When we asked the employees that did our business security awareness training what they thought after completing the training, about 80% came back with: "Wow, I did not know it was that scary out there, I learned a lot", immediately followed by: "How can I share this with my family?"

So that's why we created a family-friendly security awareness course especially designed for non-technical consumers which features:

  • A browser-based interactive course created in 2013—updated to reflect recent scams;
  • 8 sections using real-life case studies that show how someone got in trouble using the Internet, and what you need to do to stay safe;
  • Each section has a live Kevin Mitnick video with security do’s and don’ts, and each section has a fun "security check" quiz at the end.

The 8 topics the course covers are: Passwords, Giving out Personal Information, Online Banking, Protecting Children Online, Protecting your Identity, Securing your Computer and Home Network, Spam viruses and more, and Opening email and attachments—with the latest information on cybercrime in each section.

This course allows all members of your family to do the course, plus send five invites to friends who can also do the full course. Check out the brand new Kevin Mitnick Home Internet Security Course site.

Your Social Network Profiles Are Like Catnip To Cyber Crooks

Dan Tynan interviewed me at the site. He wrote a great article on March 28 and started off with:

"Could you say no to pictures of adorable kittens? Apparently, you’re not alone. Nearly half of all people who receive an email containing an image of a cute cat will automatically open it, according to security training firm PhishMe. But behind those fallacious felines lies danger – or at least, the potential for it.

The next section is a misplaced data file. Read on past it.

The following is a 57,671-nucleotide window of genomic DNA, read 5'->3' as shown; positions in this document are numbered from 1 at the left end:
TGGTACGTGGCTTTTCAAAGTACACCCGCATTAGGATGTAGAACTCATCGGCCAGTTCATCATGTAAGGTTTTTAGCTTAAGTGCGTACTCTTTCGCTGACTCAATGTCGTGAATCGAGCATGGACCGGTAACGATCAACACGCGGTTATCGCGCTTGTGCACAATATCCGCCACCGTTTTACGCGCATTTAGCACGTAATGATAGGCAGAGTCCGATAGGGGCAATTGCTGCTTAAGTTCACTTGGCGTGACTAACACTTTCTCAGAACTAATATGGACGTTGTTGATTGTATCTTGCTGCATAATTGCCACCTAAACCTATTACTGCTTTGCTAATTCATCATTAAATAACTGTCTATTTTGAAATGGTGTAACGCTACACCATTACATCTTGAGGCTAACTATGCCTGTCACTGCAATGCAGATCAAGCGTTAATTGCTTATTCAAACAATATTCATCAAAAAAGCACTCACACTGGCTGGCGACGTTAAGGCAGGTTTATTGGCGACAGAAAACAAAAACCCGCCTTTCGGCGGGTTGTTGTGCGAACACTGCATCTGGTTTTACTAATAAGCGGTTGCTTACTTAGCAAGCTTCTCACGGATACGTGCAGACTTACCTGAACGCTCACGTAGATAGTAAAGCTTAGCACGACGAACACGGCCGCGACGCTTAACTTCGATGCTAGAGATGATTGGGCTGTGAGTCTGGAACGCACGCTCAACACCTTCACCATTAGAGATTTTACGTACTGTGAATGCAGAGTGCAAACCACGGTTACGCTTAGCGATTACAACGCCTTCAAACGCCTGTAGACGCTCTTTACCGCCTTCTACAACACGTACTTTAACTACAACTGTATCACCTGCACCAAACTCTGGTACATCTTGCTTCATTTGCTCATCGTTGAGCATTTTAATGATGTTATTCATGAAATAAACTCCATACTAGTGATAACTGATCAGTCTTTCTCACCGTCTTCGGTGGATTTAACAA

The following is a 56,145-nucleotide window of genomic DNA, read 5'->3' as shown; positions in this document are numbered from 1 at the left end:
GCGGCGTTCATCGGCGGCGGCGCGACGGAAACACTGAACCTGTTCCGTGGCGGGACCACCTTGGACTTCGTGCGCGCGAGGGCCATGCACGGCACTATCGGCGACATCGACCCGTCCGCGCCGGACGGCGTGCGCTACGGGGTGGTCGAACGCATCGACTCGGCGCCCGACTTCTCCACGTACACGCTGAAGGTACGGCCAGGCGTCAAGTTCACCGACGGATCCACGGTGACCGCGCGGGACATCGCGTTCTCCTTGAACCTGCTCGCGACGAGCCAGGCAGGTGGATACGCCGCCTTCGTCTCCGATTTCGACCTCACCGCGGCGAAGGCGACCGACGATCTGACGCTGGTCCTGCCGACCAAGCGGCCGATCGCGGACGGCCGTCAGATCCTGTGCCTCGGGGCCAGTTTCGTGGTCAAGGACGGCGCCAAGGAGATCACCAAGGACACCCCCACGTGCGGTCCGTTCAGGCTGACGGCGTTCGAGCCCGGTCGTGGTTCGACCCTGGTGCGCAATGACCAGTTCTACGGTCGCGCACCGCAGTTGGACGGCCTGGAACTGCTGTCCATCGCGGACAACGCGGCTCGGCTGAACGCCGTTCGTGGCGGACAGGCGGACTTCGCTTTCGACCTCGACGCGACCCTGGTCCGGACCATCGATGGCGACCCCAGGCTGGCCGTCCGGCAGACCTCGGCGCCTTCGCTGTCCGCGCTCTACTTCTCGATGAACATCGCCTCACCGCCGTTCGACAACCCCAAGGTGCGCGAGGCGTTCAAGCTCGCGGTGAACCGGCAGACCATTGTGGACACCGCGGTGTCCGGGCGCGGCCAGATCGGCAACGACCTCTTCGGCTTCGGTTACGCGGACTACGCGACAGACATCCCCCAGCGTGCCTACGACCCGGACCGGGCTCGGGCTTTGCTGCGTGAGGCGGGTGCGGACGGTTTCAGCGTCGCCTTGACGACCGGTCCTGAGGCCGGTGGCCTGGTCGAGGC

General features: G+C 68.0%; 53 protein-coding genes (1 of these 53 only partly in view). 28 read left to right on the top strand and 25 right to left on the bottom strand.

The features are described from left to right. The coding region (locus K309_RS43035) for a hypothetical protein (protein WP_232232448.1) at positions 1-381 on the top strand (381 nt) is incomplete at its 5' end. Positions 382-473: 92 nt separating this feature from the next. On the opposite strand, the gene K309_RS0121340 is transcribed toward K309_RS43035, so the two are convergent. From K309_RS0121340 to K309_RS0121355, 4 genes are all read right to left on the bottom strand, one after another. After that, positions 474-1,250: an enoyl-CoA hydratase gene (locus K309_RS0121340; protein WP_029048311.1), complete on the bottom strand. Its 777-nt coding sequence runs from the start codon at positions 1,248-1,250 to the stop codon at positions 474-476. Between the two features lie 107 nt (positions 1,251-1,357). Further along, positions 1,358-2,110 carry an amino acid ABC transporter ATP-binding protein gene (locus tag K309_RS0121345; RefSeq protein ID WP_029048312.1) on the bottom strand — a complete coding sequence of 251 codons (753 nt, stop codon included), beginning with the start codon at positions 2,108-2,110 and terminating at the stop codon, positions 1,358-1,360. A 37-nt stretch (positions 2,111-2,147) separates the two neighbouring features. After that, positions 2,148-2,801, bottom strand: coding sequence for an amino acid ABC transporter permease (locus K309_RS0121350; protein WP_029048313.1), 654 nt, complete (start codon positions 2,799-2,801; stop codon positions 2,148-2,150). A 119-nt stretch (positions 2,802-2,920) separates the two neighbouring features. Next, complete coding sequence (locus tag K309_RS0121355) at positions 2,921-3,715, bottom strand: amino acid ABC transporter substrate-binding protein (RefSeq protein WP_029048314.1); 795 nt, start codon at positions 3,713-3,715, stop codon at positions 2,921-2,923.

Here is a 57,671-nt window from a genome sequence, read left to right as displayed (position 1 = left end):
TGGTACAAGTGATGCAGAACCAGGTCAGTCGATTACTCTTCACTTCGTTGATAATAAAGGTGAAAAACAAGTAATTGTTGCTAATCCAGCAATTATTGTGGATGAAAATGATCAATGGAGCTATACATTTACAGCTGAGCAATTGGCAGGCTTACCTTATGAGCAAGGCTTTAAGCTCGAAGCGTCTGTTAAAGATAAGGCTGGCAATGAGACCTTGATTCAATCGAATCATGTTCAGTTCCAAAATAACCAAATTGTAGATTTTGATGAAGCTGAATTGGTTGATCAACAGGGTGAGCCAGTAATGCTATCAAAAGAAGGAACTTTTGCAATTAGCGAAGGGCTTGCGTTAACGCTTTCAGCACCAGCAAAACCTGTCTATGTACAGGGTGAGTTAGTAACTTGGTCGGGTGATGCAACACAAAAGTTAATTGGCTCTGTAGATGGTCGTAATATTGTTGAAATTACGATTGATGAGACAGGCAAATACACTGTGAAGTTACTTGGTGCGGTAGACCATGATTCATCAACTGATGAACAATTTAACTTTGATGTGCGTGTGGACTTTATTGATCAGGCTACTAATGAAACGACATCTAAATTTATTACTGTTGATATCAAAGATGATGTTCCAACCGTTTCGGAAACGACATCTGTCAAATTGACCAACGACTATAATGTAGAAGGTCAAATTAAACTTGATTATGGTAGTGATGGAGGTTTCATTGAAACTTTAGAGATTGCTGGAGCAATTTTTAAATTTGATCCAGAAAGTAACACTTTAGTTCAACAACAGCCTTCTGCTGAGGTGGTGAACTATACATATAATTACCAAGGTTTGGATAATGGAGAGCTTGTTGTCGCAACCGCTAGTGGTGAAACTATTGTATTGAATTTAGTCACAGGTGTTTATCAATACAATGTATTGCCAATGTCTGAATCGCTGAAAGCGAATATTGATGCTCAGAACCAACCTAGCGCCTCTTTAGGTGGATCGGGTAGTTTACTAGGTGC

The Wall Street Journal’s Geoffrey A. Fowler has a fascinating story today about how companies are using faux phishing attacks – including links to bogus cat videos -- to teach employees how to handle real ones. Per Fowler:

Many big network breaches begin not with brainy hacker code but with workers who are tricked by so-called social engineering, which manipulates people into revealing sensitive information. So companies are trying to get workers to act badly before the bad guys do.

Interestingly, last week I interviewed the CEO of a company that does just that. Stu Sjouwerman is CEO of KnowBe4, which trains employees at mostly small and medium size businesses to detect cyber attacks before they do any
damage. Sjouwerman knows of what he speaks; he’s a founder of security software firm Sunbelt Software (now called ThreatTrack Security). More.

81% of IT Managers Believe Employees Willfully Ignore Security Rules

Lieberman Software's 2013 Information Security Survey reports the attitudes and opinions of IT security professionals regarding the behaviors of end-users, the state of unauthorized privileged access, and the likelihood of their own organizations withstanding data breaches. Highlights include:

  • 81.4% of IT security staff think that staff tend to ignore the rules that IT departments put in place.
  • 75.8% of IT personnel think that employees in their organization have access to information that they don't necessarily need to perform their jobs.
  • 73.3% of respondents would not bet $100 of their own money that their company won't suffer a data breach in the next six months.
  • 64.7% of respondents think that they have more access to sensitive information than colleagues in other departments.   
  • 54.7% of those respondents did not report their colleagues who accessed that information.
  • 52.2% of the same respondents believe that staff would not listen more even if IT directives came from executive management, rather than IT.
  • 38.3% of IT security personnel have witnessed a colleague access company information that he or she should not have access to.
  • 32.3% of IT security professionals work in organizations that do not have a policy to change default passwords when deploying new hardware, applications and network appliances to the network.  

The full report is available at Lieberman's website.

Fave links & Cool Sites